Hammerson rakes in rent and charges at Dundrum
Cantillon: UK property group’s results bode ill for tenants and consumers
Dundrum Town Centre: Hammerson hiked the parking charges by 50 per cent to €3, much to the disgust of shoppers. Photograph: Matt Kavanagh
There was much to digest from an Irish perspective about Hammerson’s full-year results on Monday.
The listed UK property group told investors that it expects rental levels at Dundrum Town Centre to hit €90 million by 2021, from €65 million at the time of last year’s acquisition.
That’s a 38 per cent increase over the period and can surely only mean one thing: higher rents for tenants and increased prices for consumers.
The accounts don’t tell how much Joe O’Reilly and Chartered Land received on handing over control of various assets last year
Hammerson owns the Dundrum Town Centre and a neighbouring six-acre development site in the village in a joint venture with German insurer Allianz, with the UK company running the properties and receiving management fees.
It has appointed a UK firm of architects to oversee the development of the village site, which it has earmarked as a mixed-use scheme potentially involving retail, offices, a hotel and residential units, that might be sold or leased.
The accounts don’t tell how much Joe O’Reilly and Chartered Land received on handing over control of various assets last year, but Hammerson did earn €17.3 million in interest on his loans, which were acquired from Nama in late 2015.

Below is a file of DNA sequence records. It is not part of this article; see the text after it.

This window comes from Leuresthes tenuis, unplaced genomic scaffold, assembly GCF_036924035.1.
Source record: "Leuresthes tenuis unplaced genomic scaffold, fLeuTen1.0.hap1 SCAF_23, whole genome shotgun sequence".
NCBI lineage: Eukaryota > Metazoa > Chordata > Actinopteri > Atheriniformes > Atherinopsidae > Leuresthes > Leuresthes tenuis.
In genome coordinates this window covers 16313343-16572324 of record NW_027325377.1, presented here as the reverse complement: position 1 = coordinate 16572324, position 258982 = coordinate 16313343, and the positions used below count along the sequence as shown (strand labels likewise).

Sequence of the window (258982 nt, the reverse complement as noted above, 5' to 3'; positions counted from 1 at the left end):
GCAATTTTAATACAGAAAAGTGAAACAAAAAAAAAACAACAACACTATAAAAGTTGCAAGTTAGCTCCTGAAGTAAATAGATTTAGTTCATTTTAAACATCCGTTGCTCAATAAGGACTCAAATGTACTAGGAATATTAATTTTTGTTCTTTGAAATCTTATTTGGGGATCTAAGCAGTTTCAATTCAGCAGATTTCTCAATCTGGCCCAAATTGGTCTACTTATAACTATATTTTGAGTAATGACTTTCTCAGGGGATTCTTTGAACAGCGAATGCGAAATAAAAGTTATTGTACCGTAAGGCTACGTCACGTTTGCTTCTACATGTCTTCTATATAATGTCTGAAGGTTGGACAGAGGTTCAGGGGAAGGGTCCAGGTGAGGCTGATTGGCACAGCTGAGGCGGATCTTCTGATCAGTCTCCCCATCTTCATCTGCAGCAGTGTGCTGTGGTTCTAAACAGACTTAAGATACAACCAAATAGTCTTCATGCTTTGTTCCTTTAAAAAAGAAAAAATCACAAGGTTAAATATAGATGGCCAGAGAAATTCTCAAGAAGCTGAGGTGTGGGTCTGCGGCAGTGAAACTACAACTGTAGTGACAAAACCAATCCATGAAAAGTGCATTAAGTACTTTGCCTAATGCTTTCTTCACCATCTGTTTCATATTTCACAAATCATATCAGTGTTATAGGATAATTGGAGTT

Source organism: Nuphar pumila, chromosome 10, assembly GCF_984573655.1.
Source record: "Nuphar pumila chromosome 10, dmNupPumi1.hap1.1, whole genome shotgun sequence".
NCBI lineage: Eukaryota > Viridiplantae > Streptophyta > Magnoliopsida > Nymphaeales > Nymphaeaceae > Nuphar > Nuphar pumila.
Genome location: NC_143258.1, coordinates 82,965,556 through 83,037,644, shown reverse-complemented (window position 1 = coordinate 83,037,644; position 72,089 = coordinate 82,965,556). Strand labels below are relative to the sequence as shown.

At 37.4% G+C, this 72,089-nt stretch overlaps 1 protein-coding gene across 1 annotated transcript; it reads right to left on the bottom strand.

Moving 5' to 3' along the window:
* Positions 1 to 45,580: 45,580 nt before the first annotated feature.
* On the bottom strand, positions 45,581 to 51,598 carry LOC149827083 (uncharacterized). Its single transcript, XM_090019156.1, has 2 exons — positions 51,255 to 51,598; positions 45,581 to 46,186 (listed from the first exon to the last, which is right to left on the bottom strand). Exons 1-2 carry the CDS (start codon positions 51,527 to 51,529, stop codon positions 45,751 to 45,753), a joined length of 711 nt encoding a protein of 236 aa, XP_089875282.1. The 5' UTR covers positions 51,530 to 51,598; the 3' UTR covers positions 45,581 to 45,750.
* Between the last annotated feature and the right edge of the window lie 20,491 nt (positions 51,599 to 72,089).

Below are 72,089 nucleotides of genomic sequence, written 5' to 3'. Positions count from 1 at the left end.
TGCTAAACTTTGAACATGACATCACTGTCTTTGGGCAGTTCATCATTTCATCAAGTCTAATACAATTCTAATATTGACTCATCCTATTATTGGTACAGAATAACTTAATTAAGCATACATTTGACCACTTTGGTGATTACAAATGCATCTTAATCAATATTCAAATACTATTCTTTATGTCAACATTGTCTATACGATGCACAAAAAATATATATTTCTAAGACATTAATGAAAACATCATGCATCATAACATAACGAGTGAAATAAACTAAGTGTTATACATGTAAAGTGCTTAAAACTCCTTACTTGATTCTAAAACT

Hammerson also secured full ownership of the Dublin Central development site off O’Connell Street, a 50 per cent share of the Ilac Centre, which is being given a refurbishment, and a half share in the Pavilions centre in Swords, subject to negotiations with other shareholders.
Risks and uncertainties
Under the heading of risks and uncertainties in its results announcement, Hammerson referenced “changes to Irish real estate tax”. The Irish properties are held in a QIAIF (Qualifying Investor Alternative Investment Fund), which made them tax-exempt until the introduction of a 20 per cent withholding tax by the Government last year.
The Irish tax exemption was worth €2 million to the company in 2016.
Hammerson also signalled that the “threat level of a major incident” at one of its properties – it has assets in the UK, France and Ireland – had increased during 2016. “We have enhanced our physical security measures at our properties and maintain appropriate insurance cover,” it added.
Here’s hoping they never have to put them into action.